Despite the fact that it attempts to cover the entire history of the subject, the center of mass of the chronology probably lies somewhere around 1925 - that is, a large portion of the book is devoted to WWI and WWII. This is quite appropriate, as these were the periods when cryptography blossomed in complexity and interest, and equally importantly it is the period of greatest *historical* interest to contemporary readers. But even so, Kahn casts his net into some rarely explored corners: he does not neglect to discuss medieval cryptography (lovers of medieval polyphony will not be surprised to learn that a passion for intricate puzzles also animated the art of secret writing), he devotes some pages to cryptography in non-Western societies, and he gives an in-depth discussion of the U.S. intelligence services' activities on the day of the Pearl Harbour attacks.
For me, the two best chapters of the book came after he had completed his main narrative arc. One chapter, called "The Pathology of Cryptology", studies the pseudo-science wing of cryptology: all those efforts to discover 'secret meanings' in apparently non-secretive texts. The story of attempts to extract from the text of Shakespeare's plays the hidden claim that they had in fact been written by Francis Bacon is hilarious and pitiful at once.
Read more ›
Was this review helpful to you? Yes No Sending feedback...
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By "blue50" on Dec 9 2003
Format: Hardcover
As a historian, with a particular interest in other than "American History", I found this book particularly compelling. I read the Earlier edition at least three times.
Yes, I found that, at times, the text gets bogged down in minutae that may not appeal to a particular reader, but in a volume of this magnitude, with this scope, and this ambition, that is virtually a lock.
What many of the reviewers don't seem to realize that the book was written in the context of the 1960s and that not only the writing, but also events described must be put into context. David Kahn does an excellent job of doing just that. To illustrate, I might simply point out his portrait of Herbert O. Yardley. One only has to read Yardley's "Education of a Poker Player" to understand just how accurate Kahn was in describing Yardley and his role.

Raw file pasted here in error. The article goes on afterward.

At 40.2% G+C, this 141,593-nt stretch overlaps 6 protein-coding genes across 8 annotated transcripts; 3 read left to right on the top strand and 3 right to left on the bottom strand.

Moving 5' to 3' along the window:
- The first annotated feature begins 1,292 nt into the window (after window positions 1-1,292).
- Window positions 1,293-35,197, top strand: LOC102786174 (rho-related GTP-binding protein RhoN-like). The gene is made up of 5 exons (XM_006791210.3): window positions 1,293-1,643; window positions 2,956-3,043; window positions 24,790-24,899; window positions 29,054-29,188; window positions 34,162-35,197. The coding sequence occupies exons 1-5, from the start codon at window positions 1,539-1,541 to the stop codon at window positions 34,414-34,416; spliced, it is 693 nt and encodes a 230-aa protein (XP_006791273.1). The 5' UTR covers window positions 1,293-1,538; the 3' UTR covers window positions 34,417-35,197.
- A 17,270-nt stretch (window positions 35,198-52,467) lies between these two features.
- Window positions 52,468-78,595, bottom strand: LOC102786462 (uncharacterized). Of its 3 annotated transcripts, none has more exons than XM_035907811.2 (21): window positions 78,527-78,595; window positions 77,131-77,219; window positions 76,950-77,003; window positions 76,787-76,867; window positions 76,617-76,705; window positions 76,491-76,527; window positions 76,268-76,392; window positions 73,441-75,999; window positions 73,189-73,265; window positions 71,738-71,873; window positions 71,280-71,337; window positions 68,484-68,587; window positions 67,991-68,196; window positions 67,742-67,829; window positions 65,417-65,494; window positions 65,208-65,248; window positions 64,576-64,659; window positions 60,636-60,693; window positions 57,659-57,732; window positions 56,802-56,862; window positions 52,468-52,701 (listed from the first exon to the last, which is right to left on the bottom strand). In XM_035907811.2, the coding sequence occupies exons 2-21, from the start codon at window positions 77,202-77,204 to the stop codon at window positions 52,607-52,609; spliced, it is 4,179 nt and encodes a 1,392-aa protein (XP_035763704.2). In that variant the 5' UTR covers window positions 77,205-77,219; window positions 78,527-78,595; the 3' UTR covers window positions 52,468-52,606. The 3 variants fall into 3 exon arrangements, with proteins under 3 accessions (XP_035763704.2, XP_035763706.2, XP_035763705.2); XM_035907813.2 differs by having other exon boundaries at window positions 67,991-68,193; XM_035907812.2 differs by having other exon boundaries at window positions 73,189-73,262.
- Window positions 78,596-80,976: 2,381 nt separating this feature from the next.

Like all history books of a more specialized nature, there is a serious advantage to having enough background information to understand where events, people, and technology fit into the puzzle.
If you are seriously interested in what went on "behind the scenes" in much of the historical events of the 19th and 20th centuries, this book provides information that is an essential part of the puzzle.
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Format: Hardcover
I am in the midst of Kahn's 1000-plus page history of code at the moment, and so cannot provide a complete review here, but I'd like to offer an opinion that balances those of other contributors. Kahn's book is a compelling read, and clearly the product of exhaustive research. He initially captures one's curiosity with a gripping behind-closed-doors account of the days leading up to the attack at Pearl Harbor--an 80-page segment that moves quickly and confidently through a factual narrative rivalling the best war fiction. The next chapter retreats to a history of code and cipher, and this is where the trouble begins. While Kahn's research is superb, he gets bogged down in esoterica, and the book slows. The next several hundred pages are filled with great information, but there is little compelling narrative to drive the story along. Kahn opts instead to indulge in a detailed explanation of cipher--arguably essential to the later chapters--but serves up little of the immediacy and pace of the first chapter. In addition, he's not at all judicious with his use of superlatives; the writing is peppered with far too many statements like '...the most somberly prophetic in the whole history of cryptology'. Kahn hits his stride when he has a strong historical tale to structure his presentation. The descriptions of the execution of Mary, Queen of Scotts, and WW I, for example, are outstanding. If the book were pared down to this type of episode alone, it would be a 'cover-to-cover' experience. As it is, its extensiveness limits its audience to only those already enthusiastic about this arcane field. I came to the book intrigued by the secret goings-on conducted in secret writing, and am tempted to abandon it, or at least skim a generous portion.